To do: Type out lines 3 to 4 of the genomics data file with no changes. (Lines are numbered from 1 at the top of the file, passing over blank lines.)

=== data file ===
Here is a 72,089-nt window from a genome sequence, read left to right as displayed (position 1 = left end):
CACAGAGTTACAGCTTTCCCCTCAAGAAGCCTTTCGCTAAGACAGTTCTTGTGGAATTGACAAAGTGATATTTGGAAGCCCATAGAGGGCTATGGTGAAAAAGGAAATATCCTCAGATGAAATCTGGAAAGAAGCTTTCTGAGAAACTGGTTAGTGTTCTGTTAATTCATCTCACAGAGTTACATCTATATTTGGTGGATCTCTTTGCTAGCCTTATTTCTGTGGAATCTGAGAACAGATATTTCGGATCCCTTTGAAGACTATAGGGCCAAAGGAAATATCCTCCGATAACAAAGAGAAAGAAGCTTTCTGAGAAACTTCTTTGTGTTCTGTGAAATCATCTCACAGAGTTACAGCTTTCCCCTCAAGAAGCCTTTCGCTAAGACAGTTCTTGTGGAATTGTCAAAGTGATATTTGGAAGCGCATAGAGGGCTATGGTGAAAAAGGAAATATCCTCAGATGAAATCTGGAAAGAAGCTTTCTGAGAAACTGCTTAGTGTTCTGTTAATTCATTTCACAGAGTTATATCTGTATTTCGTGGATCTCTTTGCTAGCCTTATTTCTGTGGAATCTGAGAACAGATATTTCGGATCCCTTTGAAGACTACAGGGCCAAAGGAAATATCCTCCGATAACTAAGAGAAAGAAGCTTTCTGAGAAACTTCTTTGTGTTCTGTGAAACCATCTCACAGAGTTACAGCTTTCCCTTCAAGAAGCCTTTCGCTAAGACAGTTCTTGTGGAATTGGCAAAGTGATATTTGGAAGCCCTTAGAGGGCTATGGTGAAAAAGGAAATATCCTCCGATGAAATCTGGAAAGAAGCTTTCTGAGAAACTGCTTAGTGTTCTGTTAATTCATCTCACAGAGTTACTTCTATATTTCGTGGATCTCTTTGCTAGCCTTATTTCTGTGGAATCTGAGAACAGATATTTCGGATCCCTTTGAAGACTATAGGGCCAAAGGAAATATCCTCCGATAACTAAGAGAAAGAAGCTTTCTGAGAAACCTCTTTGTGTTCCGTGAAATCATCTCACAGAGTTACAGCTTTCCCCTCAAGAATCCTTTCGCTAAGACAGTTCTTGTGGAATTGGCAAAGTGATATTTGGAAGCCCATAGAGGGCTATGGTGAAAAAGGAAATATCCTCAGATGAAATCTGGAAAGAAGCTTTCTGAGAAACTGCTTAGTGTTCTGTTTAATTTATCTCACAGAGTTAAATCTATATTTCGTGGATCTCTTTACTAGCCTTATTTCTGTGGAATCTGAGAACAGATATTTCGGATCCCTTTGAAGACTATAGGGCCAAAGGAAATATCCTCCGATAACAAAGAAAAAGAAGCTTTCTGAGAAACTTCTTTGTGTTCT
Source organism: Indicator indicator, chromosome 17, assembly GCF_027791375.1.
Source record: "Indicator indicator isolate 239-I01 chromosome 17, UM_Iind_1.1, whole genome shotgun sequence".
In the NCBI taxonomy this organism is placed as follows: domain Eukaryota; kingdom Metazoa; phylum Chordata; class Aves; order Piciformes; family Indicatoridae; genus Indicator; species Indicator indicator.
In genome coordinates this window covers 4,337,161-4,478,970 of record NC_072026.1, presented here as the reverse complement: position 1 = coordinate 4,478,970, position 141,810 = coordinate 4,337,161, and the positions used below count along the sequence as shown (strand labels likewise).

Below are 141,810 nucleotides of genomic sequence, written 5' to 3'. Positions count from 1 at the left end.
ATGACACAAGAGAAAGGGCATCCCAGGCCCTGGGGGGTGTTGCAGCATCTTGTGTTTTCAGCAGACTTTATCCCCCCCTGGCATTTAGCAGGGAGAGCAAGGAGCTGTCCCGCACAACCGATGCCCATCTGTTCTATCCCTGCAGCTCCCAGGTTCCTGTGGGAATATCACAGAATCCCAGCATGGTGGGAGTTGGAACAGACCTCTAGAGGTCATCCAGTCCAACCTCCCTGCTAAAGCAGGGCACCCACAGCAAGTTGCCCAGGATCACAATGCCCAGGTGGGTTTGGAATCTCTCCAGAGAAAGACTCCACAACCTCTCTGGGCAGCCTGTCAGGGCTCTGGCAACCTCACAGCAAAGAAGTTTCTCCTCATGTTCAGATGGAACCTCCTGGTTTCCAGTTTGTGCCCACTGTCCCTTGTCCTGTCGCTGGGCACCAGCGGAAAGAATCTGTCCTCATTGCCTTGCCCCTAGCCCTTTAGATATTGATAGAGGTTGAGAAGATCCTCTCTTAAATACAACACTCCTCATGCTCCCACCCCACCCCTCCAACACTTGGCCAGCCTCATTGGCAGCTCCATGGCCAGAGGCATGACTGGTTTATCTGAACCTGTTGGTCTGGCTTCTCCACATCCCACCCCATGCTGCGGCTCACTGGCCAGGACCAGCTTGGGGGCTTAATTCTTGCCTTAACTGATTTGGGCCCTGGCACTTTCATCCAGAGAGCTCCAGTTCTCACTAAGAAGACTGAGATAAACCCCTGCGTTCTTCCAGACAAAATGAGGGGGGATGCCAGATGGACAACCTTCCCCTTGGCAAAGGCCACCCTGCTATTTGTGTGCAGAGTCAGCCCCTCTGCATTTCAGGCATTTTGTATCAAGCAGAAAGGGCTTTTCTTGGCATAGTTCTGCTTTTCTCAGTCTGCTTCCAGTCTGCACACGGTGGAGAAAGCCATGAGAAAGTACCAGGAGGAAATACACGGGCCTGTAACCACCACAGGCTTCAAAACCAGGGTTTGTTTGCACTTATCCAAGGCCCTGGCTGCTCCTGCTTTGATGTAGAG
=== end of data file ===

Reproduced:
Source organism: Indicator indicator, chromosome 17, assembly GCF_027791375.1.
Source record: "Indicator indicator isolate 239-I01 chromosome 17, UM_Iind_1.1, whole genome shotgun sequence".